However, as "The Washington Post" reported on 23 September, the U.S. Defense Department does not plan to publicly acknowledge a military deployment in Tajikistan. There are a number of reasons why Dushanbe has been sensitive about overt collaboration with America, not least Moscow's vociferous opposition until this week. The threat of Taliban reprisals across Tajikistan's 1,206-kilometer frontier with Afghanistan is a source of anxiety. On September 20, Tajik President Imomali Rakhmanov joined Russian Security Council Secretary Vladimir Rushailo on an inspection tour of the border, visiting the area near the village of Nizhnii Pyanzh, which is situated less than two kilometers from Taliban positions and would be the most likely spot for a Taliban invasion, according to Russian NTV International television reported by the BBC Monitoring Service. The border is guarded by some 20,000 Russian troops, including the 201st Motor Rifle Division. About 7,000 of its servicemen had been put on red alert, ITAR-TASS reported on 16 September. On 24 September, Russia TV further reported that Russian army and anti-aircraft forces in Tajikistan were on high alert and that guards along all the republic's frontiers were being reinforced.
At a congress in Dushanbe of the governing People's Democratic Party on 22 September, Rakhmonov affirmed Tajikistan's willingness "to cooperate with the international community, including the U.S. government, in the fight against international terrorism and extremism," Interfax reported. But the president was studiously vague about what such assistance might comprise. Rakhmonov must contend with pro-Taliban feelings within his own country and among his government's Islamist coalition partners. According to a Kazakh Commercial TV report carried last week by the BBC Monitoring Service, Tajik opposition leaders threatened to abrogate the terms of the June 1997 peace agreement, which concluded the five-year civil war and brought the Islamist opposition into a coalition with Rakhmonov's secular government, if he promised to afford Washington military support against the Taliban.
Fearful of being swamped by refugees fleeing American bombings, Rakhmonov stated explicitly on 20 September that Tajikistan's border was sealed and it would accept no refugees from Afghanistan (see "RFE/RL Newsline," 21 September 2001). Alarmist estimates of the number of people massing on the Tajik-Afghan border have ranged as high as 100,000, which was the number given by the Kyrgyz National Security Council monitoring the situation, the Kyrgyz Kabar news agency reported on 20 September. However, a correspondent for Russian TV6 visited the area on 24 September and said that the largest concentration of refugees was at Border Post 9 on the Pyanj River, where there were 9,000 Afghans. "Their number was expected to sharply increase by now with a mass influx of refugees into Tajikistan, but that hasn't happened yet," the correspondent said. According to information from the International Red Cross, the majority of Afghan refugees are fleeing towards Pakistan which took in about 15,000 last week.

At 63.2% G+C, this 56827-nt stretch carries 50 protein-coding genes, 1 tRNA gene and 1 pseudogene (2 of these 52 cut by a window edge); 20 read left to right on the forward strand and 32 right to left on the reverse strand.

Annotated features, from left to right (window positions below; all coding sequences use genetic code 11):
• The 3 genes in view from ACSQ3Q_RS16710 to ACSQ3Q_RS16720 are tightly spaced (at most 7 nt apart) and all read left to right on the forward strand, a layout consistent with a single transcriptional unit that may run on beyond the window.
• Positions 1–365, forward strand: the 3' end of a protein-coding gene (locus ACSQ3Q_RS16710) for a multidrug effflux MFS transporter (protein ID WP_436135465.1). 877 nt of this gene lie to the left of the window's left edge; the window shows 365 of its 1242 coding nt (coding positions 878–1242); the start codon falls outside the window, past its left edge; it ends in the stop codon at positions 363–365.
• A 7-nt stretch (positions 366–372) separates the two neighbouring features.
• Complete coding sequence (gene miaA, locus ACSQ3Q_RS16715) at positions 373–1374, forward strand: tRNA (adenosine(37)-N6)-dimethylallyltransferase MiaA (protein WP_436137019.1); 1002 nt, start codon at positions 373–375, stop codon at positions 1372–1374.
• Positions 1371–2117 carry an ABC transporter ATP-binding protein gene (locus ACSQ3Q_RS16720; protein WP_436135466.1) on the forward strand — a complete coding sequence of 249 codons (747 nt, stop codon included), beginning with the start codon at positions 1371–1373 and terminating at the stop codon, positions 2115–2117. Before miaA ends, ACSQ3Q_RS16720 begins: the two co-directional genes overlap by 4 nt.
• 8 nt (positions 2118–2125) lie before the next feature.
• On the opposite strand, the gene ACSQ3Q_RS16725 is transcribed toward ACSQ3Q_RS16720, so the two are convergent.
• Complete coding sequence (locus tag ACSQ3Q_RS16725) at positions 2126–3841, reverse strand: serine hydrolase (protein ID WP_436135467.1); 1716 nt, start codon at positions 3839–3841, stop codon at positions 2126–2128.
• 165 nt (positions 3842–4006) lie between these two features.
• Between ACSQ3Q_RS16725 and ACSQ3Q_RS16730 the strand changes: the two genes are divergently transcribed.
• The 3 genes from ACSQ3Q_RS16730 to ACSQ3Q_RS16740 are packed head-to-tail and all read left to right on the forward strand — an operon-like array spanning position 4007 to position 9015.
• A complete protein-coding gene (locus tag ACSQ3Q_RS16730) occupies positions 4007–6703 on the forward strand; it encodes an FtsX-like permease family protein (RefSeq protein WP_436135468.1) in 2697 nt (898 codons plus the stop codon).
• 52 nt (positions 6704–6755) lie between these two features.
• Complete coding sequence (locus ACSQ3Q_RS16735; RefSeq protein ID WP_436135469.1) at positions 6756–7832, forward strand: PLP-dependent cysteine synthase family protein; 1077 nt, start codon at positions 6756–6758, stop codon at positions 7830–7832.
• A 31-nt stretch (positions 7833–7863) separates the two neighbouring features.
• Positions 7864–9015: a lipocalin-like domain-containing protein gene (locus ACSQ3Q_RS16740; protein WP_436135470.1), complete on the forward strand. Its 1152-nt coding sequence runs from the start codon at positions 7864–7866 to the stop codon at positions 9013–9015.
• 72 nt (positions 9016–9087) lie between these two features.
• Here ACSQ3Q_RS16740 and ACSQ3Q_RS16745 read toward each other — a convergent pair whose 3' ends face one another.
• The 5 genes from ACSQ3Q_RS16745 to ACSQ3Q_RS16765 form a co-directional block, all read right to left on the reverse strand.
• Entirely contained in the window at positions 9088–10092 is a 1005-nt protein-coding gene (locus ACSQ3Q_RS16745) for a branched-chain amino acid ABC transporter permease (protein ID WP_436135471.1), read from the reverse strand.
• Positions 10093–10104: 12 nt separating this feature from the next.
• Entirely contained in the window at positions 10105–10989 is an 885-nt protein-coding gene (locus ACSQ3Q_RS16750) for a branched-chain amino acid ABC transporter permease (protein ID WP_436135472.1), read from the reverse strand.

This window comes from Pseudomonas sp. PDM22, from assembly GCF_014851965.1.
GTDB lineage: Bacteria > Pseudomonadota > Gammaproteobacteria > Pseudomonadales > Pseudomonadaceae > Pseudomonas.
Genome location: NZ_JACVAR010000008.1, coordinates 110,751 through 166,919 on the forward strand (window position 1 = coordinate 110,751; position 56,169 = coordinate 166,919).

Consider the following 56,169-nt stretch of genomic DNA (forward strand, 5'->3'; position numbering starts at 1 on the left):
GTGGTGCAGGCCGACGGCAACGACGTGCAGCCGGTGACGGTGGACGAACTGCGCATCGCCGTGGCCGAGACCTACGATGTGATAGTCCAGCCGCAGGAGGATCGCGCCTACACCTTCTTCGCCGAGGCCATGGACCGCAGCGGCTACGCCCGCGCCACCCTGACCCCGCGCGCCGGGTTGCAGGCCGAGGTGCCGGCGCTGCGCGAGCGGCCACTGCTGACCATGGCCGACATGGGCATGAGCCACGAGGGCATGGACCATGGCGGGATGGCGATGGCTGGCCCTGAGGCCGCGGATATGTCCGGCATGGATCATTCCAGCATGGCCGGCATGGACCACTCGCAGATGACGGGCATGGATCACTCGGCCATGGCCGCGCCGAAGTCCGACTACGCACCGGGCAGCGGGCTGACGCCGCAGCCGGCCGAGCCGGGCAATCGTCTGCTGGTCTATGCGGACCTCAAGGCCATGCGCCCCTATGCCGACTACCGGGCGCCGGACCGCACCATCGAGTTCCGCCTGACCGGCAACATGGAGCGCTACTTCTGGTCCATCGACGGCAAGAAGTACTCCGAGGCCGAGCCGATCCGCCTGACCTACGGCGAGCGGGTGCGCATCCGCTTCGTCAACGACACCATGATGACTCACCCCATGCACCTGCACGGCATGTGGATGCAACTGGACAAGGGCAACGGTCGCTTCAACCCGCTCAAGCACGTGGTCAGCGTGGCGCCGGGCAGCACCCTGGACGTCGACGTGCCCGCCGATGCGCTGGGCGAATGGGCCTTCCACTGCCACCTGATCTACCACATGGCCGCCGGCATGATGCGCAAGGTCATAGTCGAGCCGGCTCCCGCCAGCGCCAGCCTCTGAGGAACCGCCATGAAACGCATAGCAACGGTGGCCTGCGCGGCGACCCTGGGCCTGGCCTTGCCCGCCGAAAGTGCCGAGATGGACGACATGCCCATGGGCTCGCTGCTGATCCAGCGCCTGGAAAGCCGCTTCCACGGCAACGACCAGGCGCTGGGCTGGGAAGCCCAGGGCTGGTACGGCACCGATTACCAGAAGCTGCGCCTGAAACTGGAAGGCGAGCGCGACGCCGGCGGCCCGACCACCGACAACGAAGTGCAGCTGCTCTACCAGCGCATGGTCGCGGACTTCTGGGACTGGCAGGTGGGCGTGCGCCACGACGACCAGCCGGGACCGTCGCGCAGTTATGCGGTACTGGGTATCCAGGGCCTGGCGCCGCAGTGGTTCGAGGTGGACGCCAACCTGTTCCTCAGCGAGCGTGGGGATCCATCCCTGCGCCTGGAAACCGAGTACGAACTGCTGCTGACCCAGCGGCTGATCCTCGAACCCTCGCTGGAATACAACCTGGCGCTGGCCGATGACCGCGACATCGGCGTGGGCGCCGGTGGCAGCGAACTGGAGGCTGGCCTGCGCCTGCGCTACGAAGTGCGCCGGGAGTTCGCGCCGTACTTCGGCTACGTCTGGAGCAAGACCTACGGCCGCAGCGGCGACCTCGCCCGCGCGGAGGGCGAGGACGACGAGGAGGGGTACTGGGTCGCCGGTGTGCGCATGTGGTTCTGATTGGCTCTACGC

Nevertheless, Dushanbe's decision not to admit displaced persons is likely to be controversial since many Afghans, especially in the anti-Taliban Northern Alliance, are ethnic Tajiks. Meanwhile, other Central Asian countries have been preparing for refugees. The Kyrgyz Foreign Ministry announced as early as 18 September that camps were being readied. Kazakhstan's government, while trying to limit the number of people entering from Tajikistan, does not intend to introduce a special visa regime towards its Central Asian neighbors, Kazakh Khabar TV said on 24 September. Kazakh Commercial TV said on 19 September that the government had earmarked 4.4 billion tenge (about $27 million) to receive ethnic Kazakhs fleeing from Afghanistan. About 200,000 ethnic Kazakhs are citizens of Afghanistan, thousands of whom are already reported to be in Pakistani refugee camps.
TURKMENISTAN 'NEUTRAL,' ONLY AVAILABLE FOR HUMANITARIAN AID FLIGHTS. Turkmen President Saparmurat Niyazov announced on 24 September that he would make Turkmen territory and airspace available "to deliver humanitarian freight in the course of the antiterrorist operation in the region," but not for military purposes, the Turkmenistan.Ru Internet newspaper reported. The Foreign Ministry had already denied on 19 September that its facilities were available for use by foreign states, saying that "reports and comments about various kinds of Turkmen military involvement are idle fantasies," RIA Novosti said. Niyazov had apparently given a different impression in talks with U.S. embassy Charge d'Affaires Eric Schultz on 14 September in the Turkmen capital Ashgabat, when he promised that his country would support international countermeasures against terrorism, ITAR-TASS reported. However, on 24 September Niyazov underscored Turkmenistan's foreign policy stance of "neutrality and nonintervention into the affairs of other nations," although he rather inconsistently affirmed that "in this situation Turkmenistan considers that the evil must be punished," according to the Internet newspaper's report.